Wednesday, August 01, 2012

Hans Rott’s First Symphony
Katherine Cooper
30th July 2012

“It is completely impossible to estimate what music has lost in him: His genius soars to such heights even in this first symphony, written at the age of twenty. It makes him – without exaggeration – the founder of the new symphony as I understand it.”

Hans Rott

Thus wrote Gustav Mahler in a letter to Natalie Bauer-Lechner, reflecting on the legacy of his former room-mate and fellow student at the Vienna Conservatoire, Hans Rott (1858-84). An unstable young man, Rott was already prone to paranoia and delusion, but the two students grew close: ideas were shared and fragments of scores exchanged for comment, including the early drafts of the staggeringly precocious Symphony which Rott began in 1878 and which has been described as both ‘Bruckner’s 10th’ and ‘Mahler’s 0th’. But whilst Mahler would bide his time and go on to produce nine fully-fledged symphonies which were eventually acclaimed as masterworks, Rott would complete just one before dying tragically young in obscurity and insanity.

It has come to my attention this week thanks to a terrific new recording from Paavo Järvi and the Frankfurt Radio Symphony Orchestra. This is by no means the first recording of the work but is certainly a well-performed and recorded account which I found both fascinating and hugely enjoyable.

The first movement was first presented in piano reduction as Rott’s entry for a conservatoire competition and met with howls of derisory laughter from the adjudicators, who included Brahms: what was this callow upstart thinking of, with his grandiose attempts to out-Wagner Wagner and out-Bruckner Bruckner? The latter (Rott’s former organ teacher) was in fact on the panel and rebuked his colleagues, exclaiming "Do not laugh, gentlemen, of this man you will hear great things yet!" but to no avail – Rott’s work was the only entry not to be awarded a prize at all, and though the young composer was dreadfully demoralised he pressed on with the remaining three movements.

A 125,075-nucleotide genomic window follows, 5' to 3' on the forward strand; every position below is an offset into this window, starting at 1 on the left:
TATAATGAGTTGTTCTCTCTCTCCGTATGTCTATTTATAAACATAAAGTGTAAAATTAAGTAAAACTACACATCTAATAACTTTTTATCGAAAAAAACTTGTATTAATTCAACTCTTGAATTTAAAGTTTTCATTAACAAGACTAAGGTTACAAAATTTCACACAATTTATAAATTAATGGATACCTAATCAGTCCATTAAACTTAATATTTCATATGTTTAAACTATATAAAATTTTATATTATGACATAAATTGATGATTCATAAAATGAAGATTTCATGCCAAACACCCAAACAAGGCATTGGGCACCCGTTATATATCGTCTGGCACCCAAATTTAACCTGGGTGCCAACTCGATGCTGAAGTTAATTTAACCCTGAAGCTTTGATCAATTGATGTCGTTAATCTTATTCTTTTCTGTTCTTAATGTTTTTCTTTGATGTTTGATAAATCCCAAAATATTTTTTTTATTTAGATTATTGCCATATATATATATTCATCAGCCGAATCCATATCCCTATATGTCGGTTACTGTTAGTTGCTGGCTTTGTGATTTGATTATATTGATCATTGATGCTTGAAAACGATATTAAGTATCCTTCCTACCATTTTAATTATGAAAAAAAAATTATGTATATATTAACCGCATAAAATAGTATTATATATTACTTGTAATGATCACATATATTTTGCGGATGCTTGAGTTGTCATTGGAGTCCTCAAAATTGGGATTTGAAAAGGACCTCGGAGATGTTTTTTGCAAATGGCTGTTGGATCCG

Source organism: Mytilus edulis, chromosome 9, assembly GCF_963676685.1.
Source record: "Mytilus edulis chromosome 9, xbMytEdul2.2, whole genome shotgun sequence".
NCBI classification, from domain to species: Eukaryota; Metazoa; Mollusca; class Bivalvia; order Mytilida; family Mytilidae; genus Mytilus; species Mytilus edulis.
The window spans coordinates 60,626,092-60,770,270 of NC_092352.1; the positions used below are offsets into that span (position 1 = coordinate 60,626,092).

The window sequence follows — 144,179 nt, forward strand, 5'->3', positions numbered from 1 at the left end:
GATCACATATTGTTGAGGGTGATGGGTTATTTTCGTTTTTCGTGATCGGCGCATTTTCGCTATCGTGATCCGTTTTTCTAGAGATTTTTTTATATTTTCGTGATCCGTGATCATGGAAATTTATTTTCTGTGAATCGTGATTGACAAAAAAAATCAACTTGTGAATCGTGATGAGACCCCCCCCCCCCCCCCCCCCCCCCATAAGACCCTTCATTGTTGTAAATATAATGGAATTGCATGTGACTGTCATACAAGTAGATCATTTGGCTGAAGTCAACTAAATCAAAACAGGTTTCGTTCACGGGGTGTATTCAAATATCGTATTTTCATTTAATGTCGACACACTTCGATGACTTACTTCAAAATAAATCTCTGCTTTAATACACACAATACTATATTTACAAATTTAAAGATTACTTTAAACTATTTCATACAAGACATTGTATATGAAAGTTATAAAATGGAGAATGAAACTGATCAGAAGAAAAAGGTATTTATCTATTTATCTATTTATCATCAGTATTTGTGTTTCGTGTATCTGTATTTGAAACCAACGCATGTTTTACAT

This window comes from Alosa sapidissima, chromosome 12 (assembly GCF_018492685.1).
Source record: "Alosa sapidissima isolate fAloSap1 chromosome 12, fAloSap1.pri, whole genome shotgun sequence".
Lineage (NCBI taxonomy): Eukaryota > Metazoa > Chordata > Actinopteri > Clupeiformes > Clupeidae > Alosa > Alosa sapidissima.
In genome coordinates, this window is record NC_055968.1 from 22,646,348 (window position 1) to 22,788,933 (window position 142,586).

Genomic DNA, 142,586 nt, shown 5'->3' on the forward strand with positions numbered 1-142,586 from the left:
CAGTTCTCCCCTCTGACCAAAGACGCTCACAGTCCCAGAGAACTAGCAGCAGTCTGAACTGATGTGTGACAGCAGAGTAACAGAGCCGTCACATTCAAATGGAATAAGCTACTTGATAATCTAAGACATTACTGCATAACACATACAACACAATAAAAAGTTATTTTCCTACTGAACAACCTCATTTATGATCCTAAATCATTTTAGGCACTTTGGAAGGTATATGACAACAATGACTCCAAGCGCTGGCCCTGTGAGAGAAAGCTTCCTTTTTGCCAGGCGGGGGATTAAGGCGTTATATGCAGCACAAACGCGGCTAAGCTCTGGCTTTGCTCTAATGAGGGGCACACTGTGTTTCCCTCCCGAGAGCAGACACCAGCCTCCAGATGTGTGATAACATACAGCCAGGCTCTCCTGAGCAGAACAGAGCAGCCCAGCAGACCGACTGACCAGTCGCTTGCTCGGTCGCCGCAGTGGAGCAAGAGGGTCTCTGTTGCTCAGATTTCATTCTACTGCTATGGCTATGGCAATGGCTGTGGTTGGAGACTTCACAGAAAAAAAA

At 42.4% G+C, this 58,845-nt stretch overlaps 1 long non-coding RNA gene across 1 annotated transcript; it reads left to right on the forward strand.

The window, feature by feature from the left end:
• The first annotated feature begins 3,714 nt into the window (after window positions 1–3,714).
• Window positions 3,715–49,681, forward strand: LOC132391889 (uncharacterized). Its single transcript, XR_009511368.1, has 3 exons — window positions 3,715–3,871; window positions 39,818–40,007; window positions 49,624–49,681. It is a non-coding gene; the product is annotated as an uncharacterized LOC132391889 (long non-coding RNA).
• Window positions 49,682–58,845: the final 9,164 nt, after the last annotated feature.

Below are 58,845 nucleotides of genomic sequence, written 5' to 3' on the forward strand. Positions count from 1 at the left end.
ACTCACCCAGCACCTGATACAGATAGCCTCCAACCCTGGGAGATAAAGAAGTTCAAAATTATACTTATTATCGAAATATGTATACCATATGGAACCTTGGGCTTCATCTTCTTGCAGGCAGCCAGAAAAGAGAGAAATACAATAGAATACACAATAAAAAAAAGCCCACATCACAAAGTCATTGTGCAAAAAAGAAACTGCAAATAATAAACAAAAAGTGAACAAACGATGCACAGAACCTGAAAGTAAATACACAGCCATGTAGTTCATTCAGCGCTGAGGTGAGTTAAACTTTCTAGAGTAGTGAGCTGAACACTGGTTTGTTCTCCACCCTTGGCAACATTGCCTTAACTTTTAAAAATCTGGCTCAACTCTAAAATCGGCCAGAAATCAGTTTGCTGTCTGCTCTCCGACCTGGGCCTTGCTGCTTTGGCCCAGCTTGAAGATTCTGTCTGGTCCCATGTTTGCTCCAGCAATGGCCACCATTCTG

Rott would never hear any of his symphony performed by an orchestra, and it’s entirely possible that he may have revised some of the brasher elements of the orchestration had he been given the chance. Though the scathing cruelty of Brahms & Co. was inexcusable, it’s easy to see why the first movement was dismissed as derivative, if accomplished, juvenilia: the influence of Rott’s recent trip to the first-ever Bayreuth Festival hangs heavy in the air, with the shimmering strings and brass chorale-writing evoking the opening of Lohengrin, and later passages bearing a striking thematic resemblance to the Transformation Music from Parsifal.

The third movement, though, is something else: on first hearing this manic landler, with its stopped horns, folksily sinister violin solos and klezmer overtones, I assumed that Rott had ‘borrowed’ liberally from his former room-mate’s First, Second and Fourth Symphonies ... until I checked the dates and realised that Mahler would not start work on his First Symphony for another seven years. That said, the song on which the scherzo was based is almost directly contemporaneous with Rott’s scherzo.

Rott’s material fortunes appeared to take a turn for the better in 1880 when he was offered and accepted a conducting job in Alsace, but en route he suffered a psychotic episode and was arrested for pointing a gun at a fellow traveller to prevent him from lighting a cigar: defending his actions to the apprehending officers, Rott raved that Brahms had booby-trapped the carriage with dynamite, and was committed to the Lower Austria State Asylum (the institution where Hugo Wolf would also spend time some fifteen years later). He died there aged just 26 from tuberculosis, following three years of hallucinations and delusions.

The score languished unperformed for over a century after his death – Mahler’s correspondence reveals good intentions to perform it in full, but these came to nothing. It was eventually premiered in 1989 following archive work by the musicologist Paul Banks, whose interest was piqued by Mahler’s letter to Bauer-Lechner. As a stepping-stone between the symphonies of Rott’s teacher and those of his one-time room-mate, it’s fascinating; in its own right and as a tantalising glimpse of What Might Have Been, it’s provocative and poignant – do give it a try!

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